2.) “All things were created through him and for him.” – (Colossians 1.16b)

Everything in heaven and earth and under the earth was made through Jesus.  Everything.  It exists by Him and FOR Him AND that includes me.  That means that my purposes must line up with His purposes.  If my goals don’t line up with His goals then He has the right to change them.  I don’t exist for me. I exist for Him.



3.) “I worked harder than any of them, though it was not I, but the grace of God that is with me.” – (1 Corinthians 15.10)

I am proud of my work ethic.  I work really, really hard.  My wife calls me persistent.  Typically, I don’t give up until something has been finished.  This moves me to think that it’s me.  This verse says that it isn’t true.  I work by God’s grace.  God’s grace in me.  God’s grace through me.  Goals aren’t achieved through my hard work, they are achieved through God’s grace.



These mindsets help me while I’m thinking about my goals and especially as I complete them.  I don’t want to fall into the trap of believing that I’m the cause of my own success.  That’s why I chose the picture that leads this post.  It reminds me of something very important: I am unbelievably small and yet unfathomably loved by someone utterly beyond me.



How do you remember the gospel while working out your annual, monthly or weekly goals?

Annual Goal Planning: 7 Steps to Begin Your Goal Year

Goal Planning

As I’ve shared in a previous post I deviate from what is typical when it comes to planning my goals.  Similar to how companies and organizations will set a different fiscal year, I set a different “Goal Year” (February 1st – January 31st).  This weekend I’m getting to see the fruition of 4 goals that I set at least a year ago.

That means it’s time to celebrate!

It also means that it is time to work through my process to write new goals. Every year I work through this process as I prepare to get off the ground quickly in my new Goal Year.

1. Examine the previous year’s goals

In January I look back at what I accomplished (and didn’t accomplish) in the previous goal year.  As I’ve gotten better at goal writing and planning I get to see a lot of successes.  This wasn’t the case for the first several years where I would frequently bite off more than I could chew.

At this time of year I look back on my list of goals and the sub-goals I set to get there.  Where I accomplished the goal I want to understand why.  When I failed to achieve the goal I want to see where I tripped up in planning.

It is more fun to look at success, but the most important part of this exercise is to understand what caused you to fall short.  Were there unaccounted for obstacles? Should the goal be a more long range goal than an annual one? Hold yourself accountable and ask why you missed the mark.

2. Look at long range goals (3, 5 and 10 years out)

Your annual goals should align with longer term goals.  In 2016 I completed my doctorate.  That was the completion of a 3 year goal when I started coursework in 2013.  My goals for that doctorate were annualized (i.e. get an ‘A’ in this seminar or write chapter one of my dissertation).  Each of those annualized goals led towards the completion of the doctorate in 2016, but graduation wasn’t the goal for 2013, 2014 or 2015.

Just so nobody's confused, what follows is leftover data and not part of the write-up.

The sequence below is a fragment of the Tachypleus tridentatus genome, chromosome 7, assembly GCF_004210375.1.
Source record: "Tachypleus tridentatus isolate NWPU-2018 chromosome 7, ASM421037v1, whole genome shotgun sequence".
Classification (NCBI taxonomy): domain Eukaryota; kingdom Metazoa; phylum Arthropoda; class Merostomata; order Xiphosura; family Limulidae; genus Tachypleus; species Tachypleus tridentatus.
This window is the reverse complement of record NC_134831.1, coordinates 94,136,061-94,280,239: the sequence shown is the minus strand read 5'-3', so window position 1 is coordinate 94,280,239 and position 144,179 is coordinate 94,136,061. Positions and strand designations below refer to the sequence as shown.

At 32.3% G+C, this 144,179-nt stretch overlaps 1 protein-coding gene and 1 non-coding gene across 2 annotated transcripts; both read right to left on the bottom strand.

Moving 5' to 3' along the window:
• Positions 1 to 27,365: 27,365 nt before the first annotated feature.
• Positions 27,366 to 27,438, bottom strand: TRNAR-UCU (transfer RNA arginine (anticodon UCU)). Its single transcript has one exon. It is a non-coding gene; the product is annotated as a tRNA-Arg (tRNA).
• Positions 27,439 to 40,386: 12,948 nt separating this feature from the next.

3. Consider my contexts

This is something I got from Tim Challies in his book Do More Better.  Everyone has different roles like husband, father, leader, or student.  When writing goals you need to think about accomplishing goals in terms of your context.  I have 5 contexts that I work within:

  • Personal – Typically spiritual and fitness goals.
  • Family – These are things like leading devotions for our kids, financial goals, and have regular date nights with my wife.
  • Church – I lead a church and every year I set a couple big goals for CityView Church.
  • Business – I consult, coach, and speak a little.  I write goals to help keep me on track in these areas.
  • Student – Leaders are learners and this is where I examine how I’m learning whether it is a book list, certification to acquire, or language to learn.

4. Brainstorm where I want to be in a year

This is the fun part.  Ask yourself where you want to be at this time next year.  I LOVE WHITEBOARDS.  I get alone in my office and I write all over my two large whiteboards.  I think about dreams I have.  Everything that comes to mind goes on the board.  Like my second grade teacher told me, “there aren’t bad ideas in brainstorming.”

5. Analyze patterns in the brainstorming

While brainstorming patterns begin to emerge.  Group similar items together. Ask yourself how the items relate to each other. Frequently, during this step I find sub goals that will lead to a larger goal.

6. Decide on no more than 2 annual goals per context.

Too many goals and you’ll quit. Too few and you won’t be challenged.  Typically, when coaching people in goal development the issue isn’t too few goals, but too many. This is my favorite phrase – focus is your friend.  You can achieve a lot in a year… if you focus.